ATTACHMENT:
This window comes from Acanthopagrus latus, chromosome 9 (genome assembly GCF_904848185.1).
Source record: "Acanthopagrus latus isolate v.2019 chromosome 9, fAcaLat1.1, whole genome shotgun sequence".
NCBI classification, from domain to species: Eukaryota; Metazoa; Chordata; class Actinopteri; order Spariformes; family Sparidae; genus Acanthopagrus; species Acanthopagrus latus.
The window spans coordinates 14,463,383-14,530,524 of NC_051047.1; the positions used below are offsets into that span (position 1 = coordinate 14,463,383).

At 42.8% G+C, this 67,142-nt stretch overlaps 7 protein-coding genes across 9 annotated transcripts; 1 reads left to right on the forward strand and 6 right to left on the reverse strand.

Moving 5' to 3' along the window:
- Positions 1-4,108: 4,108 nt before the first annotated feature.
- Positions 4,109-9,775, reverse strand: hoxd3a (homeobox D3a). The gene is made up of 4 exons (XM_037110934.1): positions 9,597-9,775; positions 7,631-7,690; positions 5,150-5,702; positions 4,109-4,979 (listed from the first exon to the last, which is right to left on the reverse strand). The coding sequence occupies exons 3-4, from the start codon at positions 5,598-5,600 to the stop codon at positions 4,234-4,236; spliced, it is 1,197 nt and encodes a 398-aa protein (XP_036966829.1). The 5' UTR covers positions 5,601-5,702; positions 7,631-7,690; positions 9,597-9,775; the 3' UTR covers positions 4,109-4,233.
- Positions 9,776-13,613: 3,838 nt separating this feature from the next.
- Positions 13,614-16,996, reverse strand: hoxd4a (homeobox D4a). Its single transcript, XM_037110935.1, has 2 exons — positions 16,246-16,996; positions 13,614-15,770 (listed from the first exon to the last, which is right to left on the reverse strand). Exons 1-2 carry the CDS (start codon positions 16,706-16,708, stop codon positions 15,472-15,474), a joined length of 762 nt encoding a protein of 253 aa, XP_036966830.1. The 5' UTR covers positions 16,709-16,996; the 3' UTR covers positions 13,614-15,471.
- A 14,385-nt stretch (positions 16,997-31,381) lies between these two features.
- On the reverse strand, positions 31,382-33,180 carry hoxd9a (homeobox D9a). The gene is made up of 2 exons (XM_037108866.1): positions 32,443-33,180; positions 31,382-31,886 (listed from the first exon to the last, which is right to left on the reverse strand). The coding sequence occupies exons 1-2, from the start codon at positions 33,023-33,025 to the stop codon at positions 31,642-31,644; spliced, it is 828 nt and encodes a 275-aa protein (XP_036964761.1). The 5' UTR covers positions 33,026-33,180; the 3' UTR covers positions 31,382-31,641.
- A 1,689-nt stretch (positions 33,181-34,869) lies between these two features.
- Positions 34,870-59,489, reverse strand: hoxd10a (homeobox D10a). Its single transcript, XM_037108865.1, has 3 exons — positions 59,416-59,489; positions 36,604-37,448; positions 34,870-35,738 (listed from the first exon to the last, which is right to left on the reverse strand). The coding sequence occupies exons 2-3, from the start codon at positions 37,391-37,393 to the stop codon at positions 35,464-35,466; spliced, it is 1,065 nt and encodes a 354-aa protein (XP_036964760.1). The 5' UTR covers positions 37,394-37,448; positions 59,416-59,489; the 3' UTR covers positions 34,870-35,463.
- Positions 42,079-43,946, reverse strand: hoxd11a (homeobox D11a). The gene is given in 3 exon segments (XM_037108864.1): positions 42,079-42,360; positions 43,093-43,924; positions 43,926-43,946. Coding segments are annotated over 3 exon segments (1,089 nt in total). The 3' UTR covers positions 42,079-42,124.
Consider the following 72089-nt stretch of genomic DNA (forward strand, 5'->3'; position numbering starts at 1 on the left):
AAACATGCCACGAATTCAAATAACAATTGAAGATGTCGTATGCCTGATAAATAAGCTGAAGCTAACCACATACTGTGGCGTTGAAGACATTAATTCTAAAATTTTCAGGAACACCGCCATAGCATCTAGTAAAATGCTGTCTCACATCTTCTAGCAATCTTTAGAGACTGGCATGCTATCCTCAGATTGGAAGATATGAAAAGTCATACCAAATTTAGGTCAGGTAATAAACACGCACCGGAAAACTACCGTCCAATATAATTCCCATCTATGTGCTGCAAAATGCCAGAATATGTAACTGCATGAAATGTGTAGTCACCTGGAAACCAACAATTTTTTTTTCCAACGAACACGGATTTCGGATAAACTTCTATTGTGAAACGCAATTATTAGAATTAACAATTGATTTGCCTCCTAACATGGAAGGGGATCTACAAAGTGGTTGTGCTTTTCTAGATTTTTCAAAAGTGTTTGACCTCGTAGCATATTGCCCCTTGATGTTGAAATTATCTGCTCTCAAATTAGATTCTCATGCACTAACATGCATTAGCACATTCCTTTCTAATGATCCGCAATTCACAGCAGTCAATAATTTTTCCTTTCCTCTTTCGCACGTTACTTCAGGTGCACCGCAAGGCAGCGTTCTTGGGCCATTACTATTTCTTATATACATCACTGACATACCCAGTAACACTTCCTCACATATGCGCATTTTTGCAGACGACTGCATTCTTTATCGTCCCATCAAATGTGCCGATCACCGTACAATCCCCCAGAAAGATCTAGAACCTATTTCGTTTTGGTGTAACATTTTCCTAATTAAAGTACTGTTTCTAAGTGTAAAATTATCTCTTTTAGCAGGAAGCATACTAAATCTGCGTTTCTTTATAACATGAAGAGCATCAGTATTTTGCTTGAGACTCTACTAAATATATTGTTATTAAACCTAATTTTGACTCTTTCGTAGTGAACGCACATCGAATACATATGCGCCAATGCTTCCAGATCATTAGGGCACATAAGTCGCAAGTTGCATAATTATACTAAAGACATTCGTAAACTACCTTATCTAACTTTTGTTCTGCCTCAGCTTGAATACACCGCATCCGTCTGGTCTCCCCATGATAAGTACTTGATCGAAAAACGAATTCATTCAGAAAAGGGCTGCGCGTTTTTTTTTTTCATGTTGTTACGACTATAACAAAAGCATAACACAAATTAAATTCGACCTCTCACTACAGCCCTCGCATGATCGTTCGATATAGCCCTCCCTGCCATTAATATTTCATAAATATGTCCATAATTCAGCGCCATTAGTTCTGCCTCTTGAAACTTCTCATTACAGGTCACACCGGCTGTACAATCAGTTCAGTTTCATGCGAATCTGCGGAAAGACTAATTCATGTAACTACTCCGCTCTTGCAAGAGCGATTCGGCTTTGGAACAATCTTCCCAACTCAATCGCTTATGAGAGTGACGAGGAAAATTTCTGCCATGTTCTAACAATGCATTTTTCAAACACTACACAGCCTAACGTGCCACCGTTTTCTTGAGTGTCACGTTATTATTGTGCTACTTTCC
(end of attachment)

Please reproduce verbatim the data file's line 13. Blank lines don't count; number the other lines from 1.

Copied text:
- A 1,689-nt stretch (positions 33,181-34,869) lies between these two features.